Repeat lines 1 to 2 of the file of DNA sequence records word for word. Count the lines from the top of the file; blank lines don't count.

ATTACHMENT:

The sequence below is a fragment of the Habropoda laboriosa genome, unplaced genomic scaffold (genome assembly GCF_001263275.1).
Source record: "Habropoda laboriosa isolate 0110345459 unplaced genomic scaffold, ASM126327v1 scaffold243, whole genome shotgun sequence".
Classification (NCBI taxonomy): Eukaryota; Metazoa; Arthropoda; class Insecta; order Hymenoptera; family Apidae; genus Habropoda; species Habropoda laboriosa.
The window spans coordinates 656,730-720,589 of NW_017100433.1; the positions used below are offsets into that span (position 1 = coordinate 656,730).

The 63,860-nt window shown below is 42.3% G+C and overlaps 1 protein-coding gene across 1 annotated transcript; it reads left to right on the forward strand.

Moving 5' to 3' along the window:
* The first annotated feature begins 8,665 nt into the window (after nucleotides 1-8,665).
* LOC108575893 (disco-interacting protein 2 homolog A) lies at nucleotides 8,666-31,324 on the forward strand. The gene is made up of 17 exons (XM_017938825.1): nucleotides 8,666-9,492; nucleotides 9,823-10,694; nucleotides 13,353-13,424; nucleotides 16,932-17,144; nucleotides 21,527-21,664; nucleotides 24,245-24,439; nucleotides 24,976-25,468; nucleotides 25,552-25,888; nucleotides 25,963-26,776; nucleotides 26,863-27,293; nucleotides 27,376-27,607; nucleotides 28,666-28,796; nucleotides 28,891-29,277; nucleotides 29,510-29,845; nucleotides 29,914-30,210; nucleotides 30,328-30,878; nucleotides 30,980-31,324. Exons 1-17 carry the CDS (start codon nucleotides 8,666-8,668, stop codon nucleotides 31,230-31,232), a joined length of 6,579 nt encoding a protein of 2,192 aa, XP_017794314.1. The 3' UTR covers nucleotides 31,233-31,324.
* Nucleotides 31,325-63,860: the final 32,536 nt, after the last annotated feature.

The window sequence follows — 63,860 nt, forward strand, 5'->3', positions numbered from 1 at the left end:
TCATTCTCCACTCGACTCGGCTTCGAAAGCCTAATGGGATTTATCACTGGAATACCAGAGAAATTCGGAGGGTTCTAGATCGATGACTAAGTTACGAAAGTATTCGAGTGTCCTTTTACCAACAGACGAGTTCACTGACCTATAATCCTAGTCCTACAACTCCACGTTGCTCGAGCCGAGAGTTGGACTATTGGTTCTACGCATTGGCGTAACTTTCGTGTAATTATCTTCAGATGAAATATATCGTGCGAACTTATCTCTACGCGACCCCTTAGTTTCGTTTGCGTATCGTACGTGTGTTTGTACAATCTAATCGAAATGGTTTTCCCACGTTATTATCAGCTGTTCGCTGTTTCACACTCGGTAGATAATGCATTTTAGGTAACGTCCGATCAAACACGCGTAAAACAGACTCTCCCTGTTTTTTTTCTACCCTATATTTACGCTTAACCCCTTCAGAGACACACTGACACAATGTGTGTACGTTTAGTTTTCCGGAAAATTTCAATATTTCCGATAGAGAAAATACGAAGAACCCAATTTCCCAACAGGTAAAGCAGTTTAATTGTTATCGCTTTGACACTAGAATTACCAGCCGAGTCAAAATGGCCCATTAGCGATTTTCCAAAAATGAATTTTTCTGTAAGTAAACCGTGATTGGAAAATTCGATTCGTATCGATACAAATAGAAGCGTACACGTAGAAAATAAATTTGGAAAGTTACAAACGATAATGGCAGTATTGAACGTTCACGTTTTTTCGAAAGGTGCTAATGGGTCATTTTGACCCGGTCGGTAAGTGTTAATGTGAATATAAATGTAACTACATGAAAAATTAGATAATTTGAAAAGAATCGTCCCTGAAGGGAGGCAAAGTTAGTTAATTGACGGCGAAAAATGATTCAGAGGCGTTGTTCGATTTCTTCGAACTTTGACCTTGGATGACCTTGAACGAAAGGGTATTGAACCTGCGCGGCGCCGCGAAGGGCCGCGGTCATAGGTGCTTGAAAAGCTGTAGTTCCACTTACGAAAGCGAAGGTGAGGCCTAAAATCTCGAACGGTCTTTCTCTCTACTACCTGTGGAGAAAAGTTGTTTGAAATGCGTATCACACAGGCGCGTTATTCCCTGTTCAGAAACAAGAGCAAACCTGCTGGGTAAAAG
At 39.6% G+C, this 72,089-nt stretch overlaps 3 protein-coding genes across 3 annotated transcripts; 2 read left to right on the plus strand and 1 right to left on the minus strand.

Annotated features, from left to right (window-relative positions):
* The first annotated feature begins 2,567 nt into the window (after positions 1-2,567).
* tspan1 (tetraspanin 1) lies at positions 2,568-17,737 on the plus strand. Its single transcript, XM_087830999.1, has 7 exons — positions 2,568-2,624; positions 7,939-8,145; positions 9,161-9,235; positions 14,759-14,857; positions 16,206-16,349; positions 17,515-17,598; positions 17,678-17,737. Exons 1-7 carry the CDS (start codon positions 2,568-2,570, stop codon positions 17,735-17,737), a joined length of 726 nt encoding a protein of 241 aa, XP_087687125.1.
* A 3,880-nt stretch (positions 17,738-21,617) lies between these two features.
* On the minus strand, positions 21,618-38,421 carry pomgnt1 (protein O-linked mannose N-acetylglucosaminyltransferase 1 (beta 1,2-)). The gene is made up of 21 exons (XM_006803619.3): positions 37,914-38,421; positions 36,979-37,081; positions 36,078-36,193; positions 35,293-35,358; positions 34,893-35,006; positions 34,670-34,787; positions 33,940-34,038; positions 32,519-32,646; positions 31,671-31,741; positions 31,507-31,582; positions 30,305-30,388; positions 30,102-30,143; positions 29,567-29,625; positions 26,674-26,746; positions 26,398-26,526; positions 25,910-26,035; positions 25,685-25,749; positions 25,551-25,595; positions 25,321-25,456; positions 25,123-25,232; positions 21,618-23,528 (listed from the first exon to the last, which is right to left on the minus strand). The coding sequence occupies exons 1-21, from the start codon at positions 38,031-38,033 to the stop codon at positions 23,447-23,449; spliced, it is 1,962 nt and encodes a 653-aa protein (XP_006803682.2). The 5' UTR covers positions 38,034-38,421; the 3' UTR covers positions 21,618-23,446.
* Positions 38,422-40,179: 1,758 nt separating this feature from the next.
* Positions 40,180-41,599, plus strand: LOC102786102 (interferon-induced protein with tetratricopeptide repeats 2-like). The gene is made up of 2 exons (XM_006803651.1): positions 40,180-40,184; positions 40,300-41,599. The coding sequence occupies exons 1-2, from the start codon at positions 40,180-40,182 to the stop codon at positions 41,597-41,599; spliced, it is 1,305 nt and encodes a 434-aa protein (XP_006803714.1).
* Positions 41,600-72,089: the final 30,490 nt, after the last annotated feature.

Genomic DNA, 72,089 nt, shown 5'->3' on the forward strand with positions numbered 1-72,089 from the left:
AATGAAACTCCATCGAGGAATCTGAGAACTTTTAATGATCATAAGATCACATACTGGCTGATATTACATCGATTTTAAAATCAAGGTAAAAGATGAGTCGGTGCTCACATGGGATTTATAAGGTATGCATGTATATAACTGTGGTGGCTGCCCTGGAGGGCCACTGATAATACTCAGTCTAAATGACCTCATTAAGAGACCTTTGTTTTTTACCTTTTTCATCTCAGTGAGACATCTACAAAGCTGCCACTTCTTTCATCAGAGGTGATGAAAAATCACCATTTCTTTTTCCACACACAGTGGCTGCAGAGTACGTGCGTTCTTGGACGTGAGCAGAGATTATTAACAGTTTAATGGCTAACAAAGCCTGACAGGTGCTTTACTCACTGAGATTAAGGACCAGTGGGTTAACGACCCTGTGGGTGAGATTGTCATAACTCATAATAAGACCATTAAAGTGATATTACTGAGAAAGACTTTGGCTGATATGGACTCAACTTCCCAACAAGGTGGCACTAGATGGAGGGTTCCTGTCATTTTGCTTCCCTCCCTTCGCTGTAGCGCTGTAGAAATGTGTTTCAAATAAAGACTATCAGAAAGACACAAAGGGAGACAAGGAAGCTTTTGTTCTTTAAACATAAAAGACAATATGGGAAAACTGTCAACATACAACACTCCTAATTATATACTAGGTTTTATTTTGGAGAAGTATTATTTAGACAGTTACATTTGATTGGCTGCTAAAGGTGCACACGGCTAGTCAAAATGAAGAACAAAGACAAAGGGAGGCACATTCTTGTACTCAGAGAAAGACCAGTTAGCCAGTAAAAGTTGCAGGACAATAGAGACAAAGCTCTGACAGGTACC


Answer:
The sequence below is a fragment of the Habropoda laboriosa genome, unplaced genomic scaffold (genome assembly GCF_001263275.1).
Source record: "Habropoda laboriosa isolate 0110345459 unplaced genomic scaffold, ASM126327v1 scaffold243, whole genome shotgun sequence".